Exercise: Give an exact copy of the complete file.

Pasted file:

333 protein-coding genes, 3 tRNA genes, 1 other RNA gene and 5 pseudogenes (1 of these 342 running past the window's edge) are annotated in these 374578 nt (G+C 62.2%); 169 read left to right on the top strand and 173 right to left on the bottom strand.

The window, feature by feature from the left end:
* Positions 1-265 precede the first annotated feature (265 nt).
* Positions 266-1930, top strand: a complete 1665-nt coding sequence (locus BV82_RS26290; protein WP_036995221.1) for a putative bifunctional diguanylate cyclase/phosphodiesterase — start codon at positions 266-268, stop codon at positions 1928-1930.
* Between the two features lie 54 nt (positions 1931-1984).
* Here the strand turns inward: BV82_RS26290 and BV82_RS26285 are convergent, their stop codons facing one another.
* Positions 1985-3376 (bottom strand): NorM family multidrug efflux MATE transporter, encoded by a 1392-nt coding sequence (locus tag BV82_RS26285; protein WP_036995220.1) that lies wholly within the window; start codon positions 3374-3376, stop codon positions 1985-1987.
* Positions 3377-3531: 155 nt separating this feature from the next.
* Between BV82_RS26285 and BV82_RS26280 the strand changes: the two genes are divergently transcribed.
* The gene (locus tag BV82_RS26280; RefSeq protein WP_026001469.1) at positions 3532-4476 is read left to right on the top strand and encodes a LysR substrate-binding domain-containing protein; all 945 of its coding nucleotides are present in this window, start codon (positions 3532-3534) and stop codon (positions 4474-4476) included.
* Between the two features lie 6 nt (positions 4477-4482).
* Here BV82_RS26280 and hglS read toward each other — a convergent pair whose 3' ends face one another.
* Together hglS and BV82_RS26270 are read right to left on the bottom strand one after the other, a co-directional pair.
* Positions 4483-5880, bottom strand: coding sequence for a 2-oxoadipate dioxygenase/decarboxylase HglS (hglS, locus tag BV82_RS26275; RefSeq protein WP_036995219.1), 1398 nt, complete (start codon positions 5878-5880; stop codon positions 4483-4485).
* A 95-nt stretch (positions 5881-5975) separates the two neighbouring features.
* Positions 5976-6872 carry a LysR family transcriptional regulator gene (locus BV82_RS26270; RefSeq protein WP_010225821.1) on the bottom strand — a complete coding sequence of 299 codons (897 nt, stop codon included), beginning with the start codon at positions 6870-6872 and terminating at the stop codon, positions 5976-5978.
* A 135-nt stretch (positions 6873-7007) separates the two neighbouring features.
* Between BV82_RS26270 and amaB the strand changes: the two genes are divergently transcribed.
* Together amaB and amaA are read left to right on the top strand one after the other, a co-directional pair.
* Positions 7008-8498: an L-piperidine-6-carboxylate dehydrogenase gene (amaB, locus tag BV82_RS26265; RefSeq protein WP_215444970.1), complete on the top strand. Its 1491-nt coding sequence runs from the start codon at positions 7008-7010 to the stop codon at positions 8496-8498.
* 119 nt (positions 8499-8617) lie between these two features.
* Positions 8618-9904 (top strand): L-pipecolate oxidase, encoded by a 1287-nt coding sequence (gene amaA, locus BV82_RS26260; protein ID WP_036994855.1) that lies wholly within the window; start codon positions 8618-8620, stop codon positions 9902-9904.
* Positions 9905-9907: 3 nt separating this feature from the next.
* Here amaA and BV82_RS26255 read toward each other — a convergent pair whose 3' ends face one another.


333 protein-coding genes, 3 tRNA genes, 1 other RNA gene and 5 pseudogenes (1 of these 342 running past the window's edge) are annotated in these 374578 nt (G+C 62.2%); 169 read left to right on the top strand and 173 right to left on the bottom strand.

The window, feature by feature from the left end:
* Positions 1-265 precede the first annotated feature (265 nt).
* Positions 266-1930, top strand: a complete 1665-nt coding sequence (locus BV82_RS26290; protein WP_036995221.1) for a putative bifunctional diguanylate cyclase/phosphodiesterase — start codon at positions 266-268, stop codon at positions 1928-1930.
* Between the two features lie 54 nt (positions 1931-1984).
* Here the strand turns inward: BV82_RS26290 and BV82_RS26285 are convergent, their stop codons facing one another.
* Positions 1985-3376 (bottom strand): NorM family multidrug efflux MATE transporter, encoded by a 1392-nt coding sequence (locus tag BV82_RS26285; protein WP_036995220.1) that lies wholly within the window; start codon positions 3374-3376, stop codon positions 1985-1987.
* Positions 3377-3531: 155 nt separating this feature from the next.
* Between BV82_RS26285 and BV82_RS26280 the strand changes: the two genes are divergently transcribed.
* The gene (locus tag BV82_RS26280; RefSeq protein WP_026001469.1) at positions 3532-4476 is read left to right on the top strand and encodes a LysR substrate-binding domain-containing protein; all 945 of its coding nucleotides are present in this window, start codon (positions 3532-3534) and stop codon (positions 4474-4476) included.
* Between the two features lie 6 nt (positions 4477-4482).
* Here BV82_RS26280 and hglS read toward each other — a convergent pair whose 3' ends face one another.
* Together hglS and BV82_RS26270 are read right to left on the bottom strand one after the other, a co-directional pair.
* Positions 4483-5880, bottom strand: coding sequence for a 2-oxoadipate dioxygenase/decarboxylase HglS (hglS, locus tag BV82_RS26275; RefSeq protein WP_036995219.1), 1398 nt, complete (start codon positions 5878-5880; stop codon positions 4483-4485).
* A 95-nt stretch (positions 5881-5975) separates the two neighbouring features.
* Positions 5976-6872 carry a LysR family transcriptional regulator gene (locus BV82_RS26270; RefSeq protein WP_010225821.1) on the bottom strand — a complete coding sequence of 299 codons (897 nt, stop codon included), beginning with the start codon at positions 6870-6872 and terminating at the stop codon, positions 5976-5978.
* A 135-nt stretch (positions 6873-7007) separates the two neighbouring features.
* Between BV82_RS26270 and amaB the strand changes: the two genes are divergently transcribed.
* Together amaB and amaA are read left to right on the top strand one after the other, a co-directional pair.
* Positions 7008-8498: an L-piperidine-6-carboxylate dehydrogenase gene (amaB, locus tag BV82_RS26265; RefSeq protein WP_215444970.1), complete on the top strand. Its 1491-nt coding sequence runs from the start codon at positions 7008-7010 to the stop codon at positions 8496-8498.
* 119 nt (positions 8499-8617) lie between these two features.
* Positions 8618-9904 (top strand): L-pipecolate oxidase, encoded by a 1287-nt coding sequence (gene amaA, locus BV82_RS26260; protein ID WP_036994855.1) that lies wholly within the window; start codon positions 8618-8620, stop codon positions 9902-9904.
* Positions 9905-9907: 3 nt separating this feature from the next.
* Here amaA and BV82_RS26255 read toward each other — a convergent pair whose 3' ends face one another.